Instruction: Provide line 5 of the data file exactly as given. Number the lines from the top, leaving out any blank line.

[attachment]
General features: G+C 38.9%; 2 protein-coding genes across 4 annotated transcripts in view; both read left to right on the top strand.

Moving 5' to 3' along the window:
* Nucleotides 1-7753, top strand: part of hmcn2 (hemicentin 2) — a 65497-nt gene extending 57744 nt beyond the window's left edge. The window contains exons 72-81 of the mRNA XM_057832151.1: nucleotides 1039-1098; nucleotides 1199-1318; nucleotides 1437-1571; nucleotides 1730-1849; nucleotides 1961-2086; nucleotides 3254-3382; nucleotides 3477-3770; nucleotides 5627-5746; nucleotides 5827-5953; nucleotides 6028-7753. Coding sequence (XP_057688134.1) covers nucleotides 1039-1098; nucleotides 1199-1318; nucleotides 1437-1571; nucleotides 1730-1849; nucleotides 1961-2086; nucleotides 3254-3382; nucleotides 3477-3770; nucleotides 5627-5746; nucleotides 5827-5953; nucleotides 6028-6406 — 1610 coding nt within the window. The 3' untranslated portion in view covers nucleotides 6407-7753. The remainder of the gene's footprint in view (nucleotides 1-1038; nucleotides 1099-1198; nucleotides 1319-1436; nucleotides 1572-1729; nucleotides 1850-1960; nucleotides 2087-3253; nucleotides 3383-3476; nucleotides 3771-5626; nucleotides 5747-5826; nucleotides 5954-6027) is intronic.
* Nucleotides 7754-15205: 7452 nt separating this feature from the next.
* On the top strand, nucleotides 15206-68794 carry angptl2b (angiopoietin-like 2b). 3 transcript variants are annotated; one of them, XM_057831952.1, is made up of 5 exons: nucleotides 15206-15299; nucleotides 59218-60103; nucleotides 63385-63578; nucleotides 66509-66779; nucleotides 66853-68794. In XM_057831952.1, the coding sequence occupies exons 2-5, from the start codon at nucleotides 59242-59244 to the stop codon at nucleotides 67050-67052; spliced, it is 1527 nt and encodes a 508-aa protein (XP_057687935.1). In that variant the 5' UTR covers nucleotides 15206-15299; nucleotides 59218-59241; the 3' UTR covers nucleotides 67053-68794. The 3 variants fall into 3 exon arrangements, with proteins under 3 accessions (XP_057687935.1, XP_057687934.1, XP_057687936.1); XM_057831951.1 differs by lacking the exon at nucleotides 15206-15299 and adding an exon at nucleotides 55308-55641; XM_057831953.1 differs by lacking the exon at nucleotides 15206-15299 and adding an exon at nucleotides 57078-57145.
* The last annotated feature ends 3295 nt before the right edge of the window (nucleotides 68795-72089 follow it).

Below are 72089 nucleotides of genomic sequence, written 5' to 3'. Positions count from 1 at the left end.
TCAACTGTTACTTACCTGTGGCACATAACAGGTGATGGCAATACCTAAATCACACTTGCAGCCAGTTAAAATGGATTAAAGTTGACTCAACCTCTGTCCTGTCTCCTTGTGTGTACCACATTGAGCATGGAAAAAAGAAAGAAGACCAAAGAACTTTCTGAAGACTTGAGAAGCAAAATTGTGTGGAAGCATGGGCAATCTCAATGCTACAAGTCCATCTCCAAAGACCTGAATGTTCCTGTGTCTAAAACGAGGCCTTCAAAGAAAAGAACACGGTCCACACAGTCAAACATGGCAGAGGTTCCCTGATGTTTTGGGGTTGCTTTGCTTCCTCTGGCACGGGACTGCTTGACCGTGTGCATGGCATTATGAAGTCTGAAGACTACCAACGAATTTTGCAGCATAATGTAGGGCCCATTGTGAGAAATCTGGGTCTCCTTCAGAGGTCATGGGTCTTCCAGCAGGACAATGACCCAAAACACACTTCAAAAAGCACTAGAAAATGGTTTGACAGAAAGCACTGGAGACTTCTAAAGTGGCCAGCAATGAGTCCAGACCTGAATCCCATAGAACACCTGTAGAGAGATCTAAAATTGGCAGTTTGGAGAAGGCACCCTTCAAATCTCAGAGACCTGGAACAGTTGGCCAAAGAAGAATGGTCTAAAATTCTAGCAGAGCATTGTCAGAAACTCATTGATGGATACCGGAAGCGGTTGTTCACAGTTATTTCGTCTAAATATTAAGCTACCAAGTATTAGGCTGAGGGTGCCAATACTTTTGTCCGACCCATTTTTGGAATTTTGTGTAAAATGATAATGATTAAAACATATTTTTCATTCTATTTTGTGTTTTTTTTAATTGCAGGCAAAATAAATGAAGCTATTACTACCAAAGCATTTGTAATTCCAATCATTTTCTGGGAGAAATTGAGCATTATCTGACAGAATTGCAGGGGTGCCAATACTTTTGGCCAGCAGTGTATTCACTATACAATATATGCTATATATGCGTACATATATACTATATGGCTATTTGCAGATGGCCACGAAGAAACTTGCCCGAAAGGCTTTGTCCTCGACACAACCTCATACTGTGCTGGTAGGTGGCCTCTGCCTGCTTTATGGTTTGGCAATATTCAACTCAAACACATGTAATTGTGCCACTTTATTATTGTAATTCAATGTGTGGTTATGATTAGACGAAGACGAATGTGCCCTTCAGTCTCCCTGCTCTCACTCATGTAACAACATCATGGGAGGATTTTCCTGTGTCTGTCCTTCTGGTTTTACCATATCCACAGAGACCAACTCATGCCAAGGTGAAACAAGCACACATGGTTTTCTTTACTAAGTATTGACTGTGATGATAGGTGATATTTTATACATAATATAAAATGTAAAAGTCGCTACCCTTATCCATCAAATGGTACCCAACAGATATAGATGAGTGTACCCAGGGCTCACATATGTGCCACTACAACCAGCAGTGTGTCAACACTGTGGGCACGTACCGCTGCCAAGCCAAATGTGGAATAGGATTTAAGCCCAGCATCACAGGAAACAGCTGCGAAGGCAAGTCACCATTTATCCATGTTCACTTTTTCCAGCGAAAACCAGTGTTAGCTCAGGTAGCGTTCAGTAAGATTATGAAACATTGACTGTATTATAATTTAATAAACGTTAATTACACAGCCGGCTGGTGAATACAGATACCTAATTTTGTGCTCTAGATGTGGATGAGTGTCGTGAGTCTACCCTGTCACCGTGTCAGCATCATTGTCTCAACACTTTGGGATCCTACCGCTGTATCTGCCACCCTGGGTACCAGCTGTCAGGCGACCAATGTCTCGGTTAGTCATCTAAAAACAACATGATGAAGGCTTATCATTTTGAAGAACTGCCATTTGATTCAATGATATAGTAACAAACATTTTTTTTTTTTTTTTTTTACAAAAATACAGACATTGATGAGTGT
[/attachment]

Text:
* On the top strand, nucleotides 15206-68794 carry angptl2b (angiopoietin-like 2b). 3 transcript variants are annotated; one of them, XM_057831952.1, is made up of 5 exons: nucleotides 15206-15299; nucleotides 59218-60103; nucleotides 63385-63578; nucleotides 66509-66779; nucleotides 66853-68794. In XM_057831952.1, the coding sequence occupies exons 2-5, from the start codon at nucleotides 59242-59244 to the stop codon at nucleotides 67050-67052; spliced, it is 1527 nt and encodes a 508-aa protein (XP_057687935.1). In that variant the 5' UTR covers nucleotides 15206-15299; nucleotides 59218-59241; the 3' UTR covers nucleotides 67053-68794. The 3 variants fall into 3 exon arrangements, with proteins under 3 accessions (XP_057687935.1, XP_057687934.1, XP_057687936.1); XM_057831951.1 differs by lacking the exon at nucleotides 15206-15299 and adding an exon at nucleotides 55308-55641; XM_057831953.1 differs by lacking the exon at nucleotides 15206-15299 and adding an exon at nucleotides 57078-57145.